Sunday is Father’s Day. This will be the first one since my father passed away last August.
It would be easy to spiral down from there, but to what end? Yes, I’m sad that he’s gone. That the traditional Sunday phone call to wish him a happy Father’s Day won’t be happening this year.
But I’m not the first to lose a parent and it makes more sense to me to view Father’s Day as a day of gratitude. Looking back, I hit the Dad Jackpot. I’m so thankful that he was given almost 92 years on this earth. I have a lot of friends who lost their dad decades ago. I can’t say enough about all the things he did for me while growing up: the endless hours of crouching down behind a home plate he had crafted out of plywood so that I could practice pitching. Game after game of driveway basketball. The time he took me pheasant hunting, the fishing trips or all the adventures the family enjoyed on our summer camping trips.
There were the United Airline company picnics at the Los Angeles Police Academy. (yes, the same one as in the films) Watching home movies, I’m reminded of the dad who smoked a pipe for a while. Then, when he gave up cigarettes and tobacco, he became addicted to having a toothpick in his mouth. He was on the board at the church school I attended and I recall one graduating classmate telling me he was afraid to shake dad’s hand—a part of the graduation ritual—because he might get splinters.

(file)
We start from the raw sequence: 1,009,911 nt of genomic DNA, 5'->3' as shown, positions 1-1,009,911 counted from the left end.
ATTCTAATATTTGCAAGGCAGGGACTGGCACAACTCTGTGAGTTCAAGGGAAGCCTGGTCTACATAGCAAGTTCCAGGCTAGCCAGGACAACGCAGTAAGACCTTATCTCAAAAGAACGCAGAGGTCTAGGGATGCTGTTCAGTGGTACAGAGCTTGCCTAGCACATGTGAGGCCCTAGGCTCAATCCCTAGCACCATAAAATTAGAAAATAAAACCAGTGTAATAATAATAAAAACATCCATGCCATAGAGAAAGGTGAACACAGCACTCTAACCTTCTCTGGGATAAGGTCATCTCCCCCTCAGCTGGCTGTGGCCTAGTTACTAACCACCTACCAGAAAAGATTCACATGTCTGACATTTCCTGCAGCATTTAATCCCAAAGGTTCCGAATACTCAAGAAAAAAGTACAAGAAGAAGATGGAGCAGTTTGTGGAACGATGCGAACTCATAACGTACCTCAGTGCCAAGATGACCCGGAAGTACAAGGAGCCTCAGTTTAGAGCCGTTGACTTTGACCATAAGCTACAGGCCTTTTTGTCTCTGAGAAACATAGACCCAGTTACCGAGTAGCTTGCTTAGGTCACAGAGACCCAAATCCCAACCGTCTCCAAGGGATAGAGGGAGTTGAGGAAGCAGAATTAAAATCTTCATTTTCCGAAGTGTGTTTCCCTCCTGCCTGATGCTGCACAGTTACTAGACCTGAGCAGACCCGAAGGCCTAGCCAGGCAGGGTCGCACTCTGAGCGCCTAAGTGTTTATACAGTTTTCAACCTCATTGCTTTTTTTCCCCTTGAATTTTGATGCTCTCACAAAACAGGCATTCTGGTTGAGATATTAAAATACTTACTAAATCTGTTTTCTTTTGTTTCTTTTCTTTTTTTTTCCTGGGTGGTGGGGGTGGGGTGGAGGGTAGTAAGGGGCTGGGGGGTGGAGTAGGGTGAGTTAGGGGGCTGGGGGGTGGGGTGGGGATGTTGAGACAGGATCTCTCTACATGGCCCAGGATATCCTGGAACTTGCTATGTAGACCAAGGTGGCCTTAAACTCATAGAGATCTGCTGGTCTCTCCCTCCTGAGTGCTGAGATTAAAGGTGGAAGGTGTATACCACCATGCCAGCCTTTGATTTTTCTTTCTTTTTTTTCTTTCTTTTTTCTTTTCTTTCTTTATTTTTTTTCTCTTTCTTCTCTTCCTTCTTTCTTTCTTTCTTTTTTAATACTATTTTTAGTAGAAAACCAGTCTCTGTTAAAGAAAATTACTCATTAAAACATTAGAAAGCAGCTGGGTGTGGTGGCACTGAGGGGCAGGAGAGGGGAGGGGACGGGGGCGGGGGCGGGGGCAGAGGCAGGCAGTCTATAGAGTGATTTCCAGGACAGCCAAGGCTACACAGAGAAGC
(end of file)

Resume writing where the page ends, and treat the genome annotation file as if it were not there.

John Hunter was easy going. He didn’t like conflict. While born in Scotland, he was raised in West Virginia and had that relaxed pace about him in life. He wasn’t fast, but deliberate. That’s probably what made him such a great mechanic, as several of his former United Airlines co-workers remarked to me at his funeral. He was the last of his siblings to go. We were blessed to have him for over nine decades.
This Sunday is that day set aside to honor our fathers. If you had a dad worth honoring, consider yourself lucky. That’s not always a guarantee and sadly, there are a lot of people who don’t even want to be reminded about their father. As a dad, that’s impossible for me to imagine.
Being a father has truly been one of the greatest experiences of my life. Having to actually be responsible for a couple of human lives and the way they turn out, that’s a big concept. But having arrived at the point where my little ones are now 31 and almost 34, I’m so proud of what they’ve done with their opportunities and look forward to many great years ahead, watching them live their lives.
And when the time comes that I experience a factory recall, I sure as heck don’t my kids moping around or being sad about me being gone. OK, well, maybe a little. But life is something to celebrate and, as we were reminded three times this past week in Orlando, to appreciate—every precious moment.
A quick tip for those whose parents are still with us–sit down with a video camera or even your cell phone and a table tripod and ask them to tell you their life story. I did that several years with both mom and dad and while, for me, it’s too soon to go back there and watch, their presence, their voice, their mannerisms are then captured for generations to come. Maybe even do that this Sunday.
Happy Father’s Day, Dads!